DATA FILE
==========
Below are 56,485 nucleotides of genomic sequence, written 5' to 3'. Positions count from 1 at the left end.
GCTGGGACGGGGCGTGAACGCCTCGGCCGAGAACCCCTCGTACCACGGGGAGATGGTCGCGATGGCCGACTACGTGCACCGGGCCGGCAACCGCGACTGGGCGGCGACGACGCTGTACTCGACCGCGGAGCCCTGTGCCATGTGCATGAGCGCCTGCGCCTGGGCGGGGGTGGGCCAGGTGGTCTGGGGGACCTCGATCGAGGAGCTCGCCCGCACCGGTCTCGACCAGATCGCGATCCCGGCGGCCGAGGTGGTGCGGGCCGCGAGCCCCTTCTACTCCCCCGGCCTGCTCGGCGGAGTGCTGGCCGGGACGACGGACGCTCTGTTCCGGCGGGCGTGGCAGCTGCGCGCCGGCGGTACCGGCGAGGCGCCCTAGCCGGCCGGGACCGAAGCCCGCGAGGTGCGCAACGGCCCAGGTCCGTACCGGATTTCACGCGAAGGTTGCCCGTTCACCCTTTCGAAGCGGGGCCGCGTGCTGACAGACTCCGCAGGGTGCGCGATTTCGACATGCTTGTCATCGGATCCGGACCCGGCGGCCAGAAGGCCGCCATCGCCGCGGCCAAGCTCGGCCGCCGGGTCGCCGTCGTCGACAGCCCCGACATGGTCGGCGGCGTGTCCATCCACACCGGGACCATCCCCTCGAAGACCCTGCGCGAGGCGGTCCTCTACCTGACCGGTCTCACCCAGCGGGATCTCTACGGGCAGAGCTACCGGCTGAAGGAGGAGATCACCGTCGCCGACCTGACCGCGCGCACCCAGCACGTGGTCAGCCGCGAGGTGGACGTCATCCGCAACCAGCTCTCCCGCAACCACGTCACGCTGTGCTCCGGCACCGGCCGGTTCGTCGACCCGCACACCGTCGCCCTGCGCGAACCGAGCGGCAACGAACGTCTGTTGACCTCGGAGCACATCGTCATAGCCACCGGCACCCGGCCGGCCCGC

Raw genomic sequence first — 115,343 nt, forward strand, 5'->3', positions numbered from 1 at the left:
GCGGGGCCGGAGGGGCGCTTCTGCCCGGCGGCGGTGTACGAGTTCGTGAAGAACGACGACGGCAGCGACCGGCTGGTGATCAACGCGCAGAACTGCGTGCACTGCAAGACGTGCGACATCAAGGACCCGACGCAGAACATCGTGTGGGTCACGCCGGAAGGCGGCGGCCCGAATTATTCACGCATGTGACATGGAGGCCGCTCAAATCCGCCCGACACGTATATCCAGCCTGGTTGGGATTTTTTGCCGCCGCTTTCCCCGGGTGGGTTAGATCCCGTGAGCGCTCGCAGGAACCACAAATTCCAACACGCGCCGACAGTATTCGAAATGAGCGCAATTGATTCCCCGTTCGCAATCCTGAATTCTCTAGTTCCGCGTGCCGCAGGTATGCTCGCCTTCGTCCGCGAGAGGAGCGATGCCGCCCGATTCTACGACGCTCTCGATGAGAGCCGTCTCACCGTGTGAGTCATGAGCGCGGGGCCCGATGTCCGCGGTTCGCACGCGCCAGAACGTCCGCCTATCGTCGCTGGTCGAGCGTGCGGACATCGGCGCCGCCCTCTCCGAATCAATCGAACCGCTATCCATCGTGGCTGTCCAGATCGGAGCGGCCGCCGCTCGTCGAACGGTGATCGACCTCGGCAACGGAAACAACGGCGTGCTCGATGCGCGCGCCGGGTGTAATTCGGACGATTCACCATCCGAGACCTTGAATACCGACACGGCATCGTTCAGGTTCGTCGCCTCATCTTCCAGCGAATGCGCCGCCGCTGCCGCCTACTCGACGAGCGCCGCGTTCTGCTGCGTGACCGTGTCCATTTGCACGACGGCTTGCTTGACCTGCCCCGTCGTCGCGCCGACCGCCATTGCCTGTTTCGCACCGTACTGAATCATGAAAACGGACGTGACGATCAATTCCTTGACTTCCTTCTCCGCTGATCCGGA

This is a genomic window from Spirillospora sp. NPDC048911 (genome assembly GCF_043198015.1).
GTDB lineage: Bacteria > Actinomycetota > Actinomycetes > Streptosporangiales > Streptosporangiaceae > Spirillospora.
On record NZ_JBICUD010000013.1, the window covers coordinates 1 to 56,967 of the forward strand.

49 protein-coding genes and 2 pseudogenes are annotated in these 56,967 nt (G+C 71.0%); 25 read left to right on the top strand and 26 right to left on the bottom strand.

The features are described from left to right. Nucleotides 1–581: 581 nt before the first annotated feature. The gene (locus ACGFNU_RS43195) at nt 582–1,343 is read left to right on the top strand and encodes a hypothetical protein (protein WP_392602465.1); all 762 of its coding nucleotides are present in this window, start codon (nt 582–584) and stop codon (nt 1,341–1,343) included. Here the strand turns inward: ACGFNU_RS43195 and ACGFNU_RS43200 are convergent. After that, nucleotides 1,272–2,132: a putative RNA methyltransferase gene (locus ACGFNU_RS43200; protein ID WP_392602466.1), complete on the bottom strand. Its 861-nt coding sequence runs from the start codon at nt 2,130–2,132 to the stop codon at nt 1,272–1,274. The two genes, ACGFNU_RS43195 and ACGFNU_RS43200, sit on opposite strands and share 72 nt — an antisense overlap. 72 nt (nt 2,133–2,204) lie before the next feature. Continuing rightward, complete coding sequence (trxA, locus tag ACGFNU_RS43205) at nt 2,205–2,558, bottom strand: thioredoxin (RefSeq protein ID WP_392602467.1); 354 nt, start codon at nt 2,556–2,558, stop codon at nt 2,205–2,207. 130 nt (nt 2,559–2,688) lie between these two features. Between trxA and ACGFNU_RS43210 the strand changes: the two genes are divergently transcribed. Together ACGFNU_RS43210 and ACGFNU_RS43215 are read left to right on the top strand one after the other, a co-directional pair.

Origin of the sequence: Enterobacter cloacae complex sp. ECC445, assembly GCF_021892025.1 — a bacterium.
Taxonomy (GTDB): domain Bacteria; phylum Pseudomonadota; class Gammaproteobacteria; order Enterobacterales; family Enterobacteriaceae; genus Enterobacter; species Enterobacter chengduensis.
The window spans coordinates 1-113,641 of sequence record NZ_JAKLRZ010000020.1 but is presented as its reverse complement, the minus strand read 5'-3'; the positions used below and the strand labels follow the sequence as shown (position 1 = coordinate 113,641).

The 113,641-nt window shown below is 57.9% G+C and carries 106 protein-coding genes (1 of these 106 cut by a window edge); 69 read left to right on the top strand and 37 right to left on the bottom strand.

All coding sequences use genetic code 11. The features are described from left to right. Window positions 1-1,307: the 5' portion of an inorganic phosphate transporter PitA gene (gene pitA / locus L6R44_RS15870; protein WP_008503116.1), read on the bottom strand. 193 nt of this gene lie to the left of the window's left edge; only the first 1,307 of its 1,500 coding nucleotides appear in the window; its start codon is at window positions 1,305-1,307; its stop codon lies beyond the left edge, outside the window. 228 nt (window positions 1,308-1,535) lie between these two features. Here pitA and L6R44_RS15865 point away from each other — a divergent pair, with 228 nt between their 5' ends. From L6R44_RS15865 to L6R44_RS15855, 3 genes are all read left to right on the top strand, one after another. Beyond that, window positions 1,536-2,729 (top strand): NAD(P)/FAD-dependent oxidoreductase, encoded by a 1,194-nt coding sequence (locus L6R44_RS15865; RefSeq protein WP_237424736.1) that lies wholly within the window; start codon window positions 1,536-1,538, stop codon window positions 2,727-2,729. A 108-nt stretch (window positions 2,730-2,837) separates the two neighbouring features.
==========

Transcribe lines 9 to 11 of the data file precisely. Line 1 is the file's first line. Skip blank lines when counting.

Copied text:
The features are described from left to right. Nucleotides 1–581: 581 nt before the first annotated feature. The gene (locus ACGFNU_RS43195) at nt 582–1,343 is read left to right on the top strand and encodes a hypothetical protein (protein WP_392602465.1); all 762 of its coding nucleotides are present in this window, start codon (nt 582–584) and stop codon (nt 1,341–1,343) included. Here the strand turns inward: ACGFNU_RS43195 and ACGFNU_RS43200 are convergent. After that, nucleotides 1,272–2,132: a putative RNA methyltransferase gene (locus ACGFNU_RS43200; protein ID WP_392602466.1), complete on the bottom strand. Its 861-nt coding sequence runs from the start codon at nt 2,130–2,132 to the stop codon at nt 1,272–1,274. The two genes, ACGFNU_RS43195 and ACGFNU_RS43200, sit on opposite strands and share 72 nt — an antisense overlap. 72 nt (nt 2,133–2,204) lie before the next feature. Continuing rightward, complete coding sequence (trxA, locus tag ACGFNU_RS43205) at nt 2,205–2,558, bottom strand: thioredoxin (RefSeq protein ID WP_392602467.1); 354 nt, start codon at nt 2,556–2,558, stop codon at nt 2,205–2,207. 130 nt (nt 2,559–2,688) lie between these two features. Between trxA and ACGFNU_RS43210 the strand changes: the two genes are divergently transcribed. Together ACGFNU_RS43210 and ACGFNU_RS43215 are read left to right on the top strand one after the other, a co-directional pair.

Origin of the sequence: Enterobacter cloacae complex sp. ECC445, assembly GCF_021892025.1 — a bacterium.
Taxonomy (GTDB): domain Bacteria; phylum Pseudomonadota; class Gammaproteobacteria; order Enterobacterales; family Enterobacteriaceae; genus Enterobacter; species Enterobacter chengduensis.